III. LIMITS OF LIABILITY Regardless of the number of ... motor vehicles to which this insurance applies,

(a) the limit of liability for bodily injury stated in the schedule as applicable to "each person" is the limit of the company's liability for all damages because of bodily injury sustained by one person as the result of any one accident and, subject to the above provision respecting "each person", the limit of liability stated in the schedule as applicable to "each accident" is the total limit of the company's liability for all damages because of bodily injury sustained by two or more persons as the result of any one accident.

Id. at 970-71, 275 S.E.2d at 627-28 (emphasis added).

Mitchell relies primarily on Bryant v. State Farm Mutual, supra. Bryant, however, is inapposite because the determining factor was the applicable uninsured motorist statute. In the present case there was no applicable statute requiring or authorizing underinsurance coverage. The underinsurance endorsement was authorized by Administrative Order No. 6840, dated March 19, 1974, of the State Corporation *291 Commission, which prescribed language to be used in a standard form by insurance carriers. The underinsured endorsement in each of the three policies contained the language thus required by the Commission, and it is this language that is determinative of the case.[2]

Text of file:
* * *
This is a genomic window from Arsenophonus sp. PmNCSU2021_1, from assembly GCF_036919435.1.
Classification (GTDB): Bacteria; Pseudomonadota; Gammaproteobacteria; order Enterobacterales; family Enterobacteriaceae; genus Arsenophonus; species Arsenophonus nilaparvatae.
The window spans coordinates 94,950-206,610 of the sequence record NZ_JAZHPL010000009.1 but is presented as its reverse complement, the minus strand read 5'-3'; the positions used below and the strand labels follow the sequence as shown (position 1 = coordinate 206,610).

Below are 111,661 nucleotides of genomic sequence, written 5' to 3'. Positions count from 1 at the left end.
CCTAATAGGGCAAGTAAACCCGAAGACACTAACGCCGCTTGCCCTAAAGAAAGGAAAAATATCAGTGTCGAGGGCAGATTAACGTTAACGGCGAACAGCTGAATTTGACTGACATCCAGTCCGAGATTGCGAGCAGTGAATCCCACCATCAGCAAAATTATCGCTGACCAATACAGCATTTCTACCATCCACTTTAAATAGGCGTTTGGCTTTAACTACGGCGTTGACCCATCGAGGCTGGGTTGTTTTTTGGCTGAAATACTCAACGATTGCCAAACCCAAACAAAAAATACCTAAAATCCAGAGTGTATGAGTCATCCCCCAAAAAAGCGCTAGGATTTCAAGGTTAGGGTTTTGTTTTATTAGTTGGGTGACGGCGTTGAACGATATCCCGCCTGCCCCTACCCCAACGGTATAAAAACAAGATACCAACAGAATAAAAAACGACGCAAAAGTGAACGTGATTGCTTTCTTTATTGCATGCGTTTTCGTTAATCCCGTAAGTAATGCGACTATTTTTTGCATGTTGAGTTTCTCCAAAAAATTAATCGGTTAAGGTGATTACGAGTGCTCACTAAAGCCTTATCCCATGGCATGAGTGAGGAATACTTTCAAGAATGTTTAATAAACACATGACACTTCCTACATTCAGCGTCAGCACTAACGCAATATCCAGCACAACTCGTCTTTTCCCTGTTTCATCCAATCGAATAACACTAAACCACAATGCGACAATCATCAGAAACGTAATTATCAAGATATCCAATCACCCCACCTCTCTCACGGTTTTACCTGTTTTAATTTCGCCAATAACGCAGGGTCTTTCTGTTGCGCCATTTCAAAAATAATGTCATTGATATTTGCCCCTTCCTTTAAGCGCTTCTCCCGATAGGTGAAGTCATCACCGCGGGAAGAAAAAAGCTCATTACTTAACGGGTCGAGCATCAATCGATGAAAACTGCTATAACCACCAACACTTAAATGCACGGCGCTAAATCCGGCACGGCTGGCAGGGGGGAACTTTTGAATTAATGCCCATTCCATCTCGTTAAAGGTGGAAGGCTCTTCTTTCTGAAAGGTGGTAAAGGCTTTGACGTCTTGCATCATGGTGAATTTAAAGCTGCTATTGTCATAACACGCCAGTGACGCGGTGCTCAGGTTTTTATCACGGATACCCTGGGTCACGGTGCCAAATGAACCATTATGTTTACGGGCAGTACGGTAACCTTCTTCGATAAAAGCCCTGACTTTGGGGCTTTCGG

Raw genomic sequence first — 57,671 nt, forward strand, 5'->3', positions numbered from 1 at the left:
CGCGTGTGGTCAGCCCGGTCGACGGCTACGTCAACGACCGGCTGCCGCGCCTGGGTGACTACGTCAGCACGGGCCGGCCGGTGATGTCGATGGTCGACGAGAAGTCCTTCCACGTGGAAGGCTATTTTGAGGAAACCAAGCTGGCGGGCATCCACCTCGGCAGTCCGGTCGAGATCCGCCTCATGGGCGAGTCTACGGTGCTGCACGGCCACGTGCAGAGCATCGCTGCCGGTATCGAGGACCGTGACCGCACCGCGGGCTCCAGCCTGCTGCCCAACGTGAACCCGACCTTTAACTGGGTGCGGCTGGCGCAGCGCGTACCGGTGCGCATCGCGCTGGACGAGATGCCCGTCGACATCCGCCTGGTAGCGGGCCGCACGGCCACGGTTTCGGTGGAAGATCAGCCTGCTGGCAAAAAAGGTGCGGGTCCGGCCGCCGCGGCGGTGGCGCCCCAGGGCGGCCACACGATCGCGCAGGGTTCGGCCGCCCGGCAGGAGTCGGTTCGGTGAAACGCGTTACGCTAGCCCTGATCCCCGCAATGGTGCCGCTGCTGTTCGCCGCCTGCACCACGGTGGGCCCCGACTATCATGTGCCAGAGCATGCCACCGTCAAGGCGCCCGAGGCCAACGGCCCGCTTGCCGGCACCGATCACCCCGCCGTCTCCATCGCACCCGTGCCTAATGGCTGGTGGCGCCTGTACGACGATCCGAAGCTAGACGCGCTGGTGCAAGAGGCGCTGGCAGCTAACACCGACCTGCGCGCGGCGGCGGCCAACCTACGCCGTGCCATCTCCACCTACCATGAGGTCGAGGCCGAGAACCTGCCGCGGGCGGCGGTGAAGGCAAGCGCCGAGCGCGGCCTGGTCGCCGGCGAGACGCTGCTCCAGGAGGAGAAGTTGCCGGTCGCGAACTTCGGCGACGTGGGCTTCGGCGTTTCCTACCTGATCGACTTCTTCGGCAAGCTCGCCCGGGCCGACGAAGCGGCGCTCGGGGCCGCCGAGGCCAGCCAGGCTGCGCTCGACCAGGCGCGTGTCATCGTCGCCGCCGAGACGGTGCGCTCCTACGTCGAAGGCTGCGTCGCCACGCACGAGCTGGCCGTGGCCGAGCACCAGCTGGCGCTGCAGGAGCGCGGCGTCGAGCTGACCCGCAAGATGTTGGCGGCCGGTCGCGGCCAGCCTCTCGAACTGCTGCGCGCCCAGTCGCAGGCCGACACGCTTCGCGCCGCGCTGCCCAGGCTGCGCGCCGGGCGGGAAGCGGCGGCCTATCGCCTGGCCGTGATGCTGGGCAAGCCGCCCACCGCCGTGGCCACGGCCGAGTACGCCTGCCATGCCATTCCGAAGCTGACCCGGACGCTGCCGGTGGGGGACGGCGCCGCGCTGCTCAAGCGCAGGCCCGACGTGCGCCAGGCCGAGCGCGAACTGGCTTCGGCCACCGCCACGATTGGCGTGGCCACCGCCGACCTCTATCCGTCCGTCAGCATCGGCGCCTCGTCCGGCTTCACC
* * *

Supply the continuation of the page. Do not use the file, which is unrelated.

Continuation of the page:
Courts in several other jurisdictions have considered whether an insured's coverage may be stacked to determine whether a tortfeasor was underinsured. See Annot., 25 A.L.R. 4th 6 (1983). The cases were decided, however, on the basis of statutory or policy language different from that in the present case.

Mitchell argues that certain Louisiana cases are persuasive authority for her position. In Rascoe v. Wilburn, 295 So. 2d 201 (La.Ct.App.1974), a Louisiana statute provided that a tortfeasor was underinsured if his coverage was "less than the uninsured motorist coverage carried by an insured." Id. at 205. It was held that under this statute the insured could stack his coverage to determine whether the tortfeasor was underinsured. Id. at 206. See also Raggio v. Volkswagen Insurance Co., 327 So. 2d 505 (La.Ct.App.1976).[3]